Interfaith Coalition to Seek Answers To Philly’s Poverty Woes
They may not look like much by themselves, but what could happen if all the people from each of those storefront Baptist or Evangelist churches in Philadelphia got together to start a movement?
The answer to that question is POWER, or Philadelphians Organized to Witness, Empower and Rebuild, an interfaith coalition that will officially launch with a gathering at Tindley Temple United Methodist Church this Sunday, Sept. 25. It wants to become a movement for lifting hundreds of thousands out of poverty in the city.
“What we have as a collective whole with 45 congregations, is probably about 15,000 members within those congregations, not counting the communities or the number or residents in the communities that we serve,” said Pastor Zack Ritvalsky of Sweet Union Baptist Church in Carroll Park, West Philadelphia, who is a member of POWER’s sponsoring committee. “The goal is to bring a portion of those people together to ideally publicly demonstrate that POWER has power, if no more than in the people that have an interest in the issues.”
The members want to tackle five core issues that they say are the most pressing for their communities in the city: education, jobs, poverty, crime and immigrants. They decided on these issues based on “one-on-one conversations… hearing the pain that people are feeling, the frustrations, the challenges, the obstacles,” he said.
In Philadelphia, five ZIP codes are at a 40 percent or higher poverty rate; what’s more, there’s a very fine line in statistical poverty reporting, where a dollar over a certain person-to-income ratio can mean the difference between poor and not poor. So statistics may poorly reflect the true reality of Philly’s poverty problem.
A better indicator, says Ritvalsky, is the urban context: “The blight that’s in the neighborhood, the high violence and the crime rate that’s in our communities. The substandard education that unfortunately prevails within our neighborhoods. In this community, most people don’t have health care because it’s inaccessible and unaffordable, so… they have a tendency to be the emergency room patients who come in with heavily distressed physical ailments. It’s unfortunate, but they just don’t have the medical insurance that’s necessary to be preemptive.”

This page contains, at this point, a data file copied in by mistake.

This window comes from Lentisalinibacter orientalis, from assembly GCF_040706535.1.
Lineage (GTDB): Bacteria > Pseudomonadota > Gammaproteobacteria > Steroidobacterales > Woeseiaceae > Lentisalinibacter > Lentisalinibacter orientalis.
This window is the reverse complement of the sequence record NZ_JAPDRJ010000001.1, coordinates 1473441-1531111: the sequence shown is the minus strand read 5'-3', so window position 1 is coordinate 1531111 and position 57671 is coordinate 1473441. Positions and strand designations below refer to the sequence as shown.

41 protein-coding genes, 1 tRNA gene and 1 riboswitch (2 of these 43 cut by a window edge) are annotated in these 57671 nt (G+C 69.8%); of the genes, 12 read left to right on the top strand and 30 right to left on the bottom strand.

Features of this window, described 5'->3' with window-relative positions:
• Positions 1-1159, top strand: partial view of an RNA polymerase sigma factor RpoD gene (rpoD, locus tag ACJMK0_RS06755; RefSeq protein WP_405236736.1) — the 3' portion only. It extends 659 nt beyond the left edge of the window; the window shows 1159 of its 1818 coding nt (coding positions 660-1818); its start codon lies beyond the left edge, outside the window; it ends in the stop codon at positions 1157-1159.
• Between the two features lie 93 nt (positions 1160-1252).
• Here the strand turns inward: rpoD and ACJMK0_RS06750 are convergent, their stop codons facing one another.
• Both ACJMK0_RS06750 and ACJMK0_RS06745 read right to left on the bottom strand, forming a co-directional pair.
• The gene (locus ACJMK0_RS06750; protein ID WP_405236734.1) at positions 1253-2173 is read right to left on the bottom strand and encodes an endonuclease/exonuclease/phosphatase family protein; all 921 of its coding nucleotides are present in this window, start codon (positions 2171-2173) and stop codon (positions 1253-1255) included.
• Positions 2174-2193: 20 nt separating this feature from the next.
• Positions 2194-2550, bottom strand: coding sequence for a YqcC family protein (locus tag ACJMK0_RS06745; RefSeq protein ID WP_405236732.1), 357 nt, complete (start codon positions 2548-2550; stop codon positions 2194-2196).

That’s what he, and he says his colleagues, were interested in when they began planning in 2009 what would eventually become POWER. The organization hopes to have a serious ear-to-ear with Philadelphia’s power structure. In other words, they’re expecting Mayor Nutter to be at church on Sunday evening. And they want to start Philadelphia towards employment, training, education and a liveable income.
“The reality is, there are social forms of injustices that have become institutional,” the pastor continued. “Look that the financial debacle of 2008. People were exploited by those who had companies and skills that the objects of.. the financial crisis (us, who got screwed) didn’t have. And that resonates to other aspects of the system… unfortunately, it’s embedded and it’s impregnated within these institutions.”
The coalition is mostly comprised of Judeo-Christian groups, but is reaching out to other faith-based organizations like Buddhist temples and Muslim mosques. POWER isn’t so much about faith as it is the idea that faith-based organizations have a conduit into the heart of communities. So, Sunday’s session at church won’t be about prayer, but rather a convenient place to “let the city of Philadelphia know that there are faith communities that have an interest in the oppressed, and we are a conduit for champion their cause and be an outlet for their voice.”
What: POWER Founding Convention
Where: Tindley Temple United Methodist Church, 750 S. Broad St.
When: Sept. 25, 5:30 p.m.
RSVP at: firstname.lastname@example.org